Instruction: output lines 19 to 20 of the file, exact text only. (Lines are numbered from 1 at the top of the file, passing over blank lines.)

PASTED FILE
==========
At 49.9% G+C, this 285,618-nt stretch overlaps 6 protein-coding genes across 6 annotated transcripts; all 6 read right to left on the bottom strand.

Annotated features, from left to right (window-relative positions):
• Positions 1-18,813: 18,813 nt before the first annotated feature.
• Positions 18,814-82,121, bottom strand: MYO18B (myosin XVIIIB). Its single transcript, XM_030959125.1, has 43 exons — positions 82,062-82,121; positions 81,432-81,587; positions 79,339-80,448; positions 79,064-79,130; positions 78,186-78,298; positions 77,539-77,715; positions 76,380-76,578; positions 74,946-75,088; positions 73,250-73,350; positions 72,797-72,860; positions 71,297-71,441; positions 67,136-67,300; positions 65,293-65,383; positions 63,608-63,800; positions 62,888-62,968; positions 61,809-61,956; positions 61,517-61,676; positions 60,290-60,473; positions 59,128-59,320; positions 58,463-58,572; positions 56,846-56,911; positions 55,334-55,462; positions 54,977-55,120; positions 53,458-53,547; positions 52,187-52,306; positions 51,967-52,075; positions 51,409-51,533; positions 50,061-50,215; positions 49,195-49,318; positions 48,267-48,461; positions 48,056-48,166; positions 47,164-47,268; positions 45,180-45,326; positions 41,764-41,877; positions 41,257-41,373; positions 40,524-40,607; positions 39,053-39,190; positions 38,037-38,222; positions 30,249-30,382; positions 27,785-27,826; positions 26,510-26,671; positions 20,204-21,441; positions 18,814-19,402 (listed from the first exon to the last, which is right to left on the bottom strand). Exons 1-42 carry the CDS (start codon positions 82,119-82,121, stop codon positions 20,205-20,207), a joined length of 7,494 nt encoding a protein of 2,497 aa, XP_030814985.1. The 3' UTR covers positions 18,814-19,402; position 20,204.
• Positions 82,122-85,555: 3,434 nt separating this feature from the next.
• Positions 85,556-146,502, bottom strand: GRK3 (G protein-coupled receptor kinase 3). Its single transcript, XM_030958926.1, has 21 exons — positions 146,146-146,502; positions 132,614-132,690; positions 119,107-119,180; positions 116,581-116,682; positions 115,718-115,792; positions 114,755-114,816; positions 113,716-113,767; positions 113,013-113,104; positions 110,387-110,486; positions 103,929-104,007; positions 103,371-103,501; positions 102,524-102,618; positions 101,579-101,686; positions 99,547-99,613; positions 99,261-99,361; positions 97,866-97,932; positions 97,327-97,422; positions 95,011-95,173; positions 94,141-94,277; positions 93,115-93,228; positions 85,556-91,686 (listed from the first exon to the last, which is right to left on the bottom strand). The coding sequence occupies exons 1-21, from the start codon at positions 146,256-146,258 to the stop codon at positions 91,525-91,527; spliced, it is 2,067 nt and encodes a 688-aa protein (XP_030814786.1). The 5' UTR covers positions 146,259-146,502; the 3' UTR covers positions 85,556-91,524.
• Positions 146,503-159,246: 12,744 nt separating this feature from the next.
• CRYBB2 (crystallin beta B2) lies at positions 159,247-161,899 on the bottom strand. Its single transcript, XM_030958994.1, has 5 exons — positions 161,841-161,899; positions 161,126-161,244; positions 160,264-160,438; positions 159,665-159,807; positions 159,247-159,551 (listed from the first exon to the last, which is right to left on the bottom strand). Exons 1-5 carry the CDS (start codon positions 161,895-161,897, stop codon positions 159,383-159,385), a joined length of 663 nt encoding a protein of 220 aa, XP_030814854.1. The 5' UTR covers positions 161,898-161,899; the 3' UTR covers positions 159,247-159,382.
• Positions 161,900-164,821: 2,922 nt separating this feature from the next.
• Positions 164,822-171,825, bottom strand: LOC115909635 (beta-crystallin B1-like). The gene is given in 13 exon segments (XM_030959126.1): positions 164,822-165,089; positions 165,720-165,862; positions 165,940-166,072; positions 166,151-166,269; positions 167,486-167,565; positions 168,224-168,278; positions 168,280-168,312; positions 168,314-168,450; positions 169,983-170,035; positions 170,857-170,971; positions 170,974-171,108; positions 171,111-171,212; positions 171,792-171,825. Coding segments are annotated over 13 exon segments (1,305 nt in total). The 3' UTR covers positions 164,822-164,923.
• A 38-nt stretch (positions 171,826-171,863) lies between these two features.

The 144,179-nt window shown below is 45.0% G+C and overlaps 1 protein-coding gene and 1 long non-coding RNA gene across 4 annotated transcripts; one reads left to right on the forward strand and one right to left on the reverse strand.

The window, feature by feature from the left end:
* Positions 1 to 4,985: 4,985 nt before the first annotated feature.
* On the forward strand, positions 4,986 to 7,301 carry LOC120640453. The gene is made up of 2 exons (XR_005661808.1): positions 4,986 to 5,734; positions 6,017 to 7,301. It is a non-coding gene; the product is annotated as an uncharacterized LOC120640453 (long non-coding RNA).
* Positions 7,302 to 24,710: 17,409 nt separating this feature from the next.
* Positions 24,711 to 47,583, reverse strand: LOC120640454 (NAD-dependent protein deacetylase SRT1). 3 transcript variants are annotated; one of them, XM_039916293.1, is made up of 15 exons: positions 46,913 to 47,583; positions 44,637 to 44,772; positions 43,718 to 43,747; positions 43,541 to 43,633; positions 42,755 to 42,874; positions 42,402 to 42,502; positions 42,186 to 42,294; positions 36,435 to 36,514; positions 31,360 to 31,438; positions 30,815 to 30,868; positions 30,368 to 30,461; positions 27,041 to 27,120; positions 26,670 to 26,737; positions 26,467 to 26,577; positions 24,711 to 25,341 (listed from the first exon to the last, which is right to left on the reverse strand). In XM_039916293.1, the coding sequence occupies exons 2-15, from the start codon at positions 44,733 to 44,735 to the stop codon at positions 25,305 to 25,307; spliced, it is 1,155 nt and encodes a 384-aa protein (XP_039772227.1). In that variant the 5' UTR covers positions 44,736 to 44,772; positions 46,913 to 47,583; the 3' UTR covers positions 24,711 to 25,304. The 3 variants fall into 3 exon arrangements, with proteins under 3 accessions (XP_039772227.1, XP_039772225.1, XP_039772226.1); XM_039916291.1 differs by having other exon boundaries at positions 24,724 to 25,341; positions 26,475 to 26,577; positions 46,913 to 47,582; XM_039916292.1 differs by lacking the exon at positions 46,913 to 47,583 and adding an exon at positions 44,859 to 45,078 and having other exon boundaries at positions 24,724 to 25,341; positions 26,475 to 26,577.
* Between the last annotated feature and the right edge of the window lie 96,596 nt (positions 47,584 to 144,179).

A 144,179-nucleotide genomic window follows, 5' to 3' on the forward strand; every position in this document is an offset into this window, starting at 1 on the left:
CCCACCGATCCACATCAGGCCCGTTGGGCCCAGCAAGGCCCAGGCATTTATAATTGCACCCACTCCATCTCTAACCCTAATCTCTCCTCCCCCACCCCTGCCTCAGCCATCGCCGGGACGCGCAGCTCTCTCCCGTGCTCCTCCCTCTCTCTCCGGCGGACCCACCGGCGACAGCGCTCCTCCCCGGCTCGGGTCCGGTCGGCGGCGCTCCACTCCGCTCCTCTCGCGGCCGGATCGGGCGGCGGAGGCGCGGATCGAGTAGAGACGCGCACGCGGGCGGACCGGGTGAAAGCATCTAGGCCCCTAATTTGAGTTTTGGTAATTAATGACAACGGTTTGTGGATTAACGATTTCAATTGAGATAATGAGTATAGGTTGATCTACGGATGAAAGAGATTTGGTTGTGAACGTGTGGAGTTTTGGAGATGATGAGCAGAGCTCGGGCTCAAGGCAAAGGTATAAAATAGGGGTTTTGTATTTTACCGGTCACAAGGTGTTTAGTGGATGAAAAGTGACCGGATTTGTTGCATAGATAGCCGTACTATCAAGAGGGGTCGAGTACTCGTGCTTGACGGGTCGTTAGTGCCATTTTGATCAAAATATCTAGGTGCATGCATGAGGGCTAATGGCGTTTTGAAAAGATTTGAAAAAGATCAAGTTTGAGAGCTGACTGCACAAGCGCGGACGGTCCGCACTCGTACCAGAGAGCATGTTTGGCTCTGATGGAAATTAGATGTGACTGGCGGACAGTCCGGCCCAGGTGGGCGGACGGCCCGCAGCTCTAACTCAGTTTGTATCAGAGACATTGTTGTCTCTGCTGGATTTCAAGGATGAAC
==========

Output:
A 144,179-nucleotide genomic window follows, 5' to 3' on the forward strand; every position in this document is an offset into this window, starting at 1 on the left:
CCCACCGATCCACATCAGGCCCGTTGGGCCCAGCAAGGCCCAGGCATTTATAATTGCACCCACTCCATCTCTAACCCTAATCTCTCCTCCCCCACCCCTGCCTCAGCCATCGCCGGGACGCGCAGCTCTCTCCCGTGCTCCTCCCTCTCTCTCCGGCGGACCCACCGGCGACAGCGCTCCTCCCCGGCTCGGGTCCGGTCGGCGGCGCTCCACTCCGCTCCTCTCGCGGCCGGATCGGGCGGCGGAGGCGCGGATCGAGTAGAGACGCGCACGCGGGCGGACCGGGTGAAAGCATCTAGGCCCCTAATTTGAGTTTTGGTAATTAATGACAACGGTTTGTGGATTAACGATTTCAATTGAGATAATGAGTATAGGTTGATCTACGGATGAAAGAGATTTGGTTGTGAACGTGTGGAGTTTTGGAGATGATGAGCAGAGCTCGGGCTCAAGGCAAAGGTATAAAATAGGGGTTTTGTATTTTACCGGTCACAAGGTGTTTAGTGGATGAAAAGTGACCGGATTTGTTGCATAGATAGCCGTACTATCAAGAGGGGTCGAGTACTCGTGCTTGACGGGTCGTTAGTGCCATTTTGATCAAAATATCTAGGTGCATGCATGAGGGCTAATGGCGTTTTGAAAAGATTTGAAAAAGATCAAGTTTGAGAGCTGACTGCACAAGCGCGGACGGTCCGCACTCGTACCAGAGAGCATGTTTGGCTCTGATGGAAATTAGATGTGACTGGCGGACAGTCCGGCCCAGGTGGGCGGACGGCCCGCAGCTCTAACTCAGTTTGTATCAGAGACATTGTTGTCTCTGCTGGATTTCAAGGATGAAC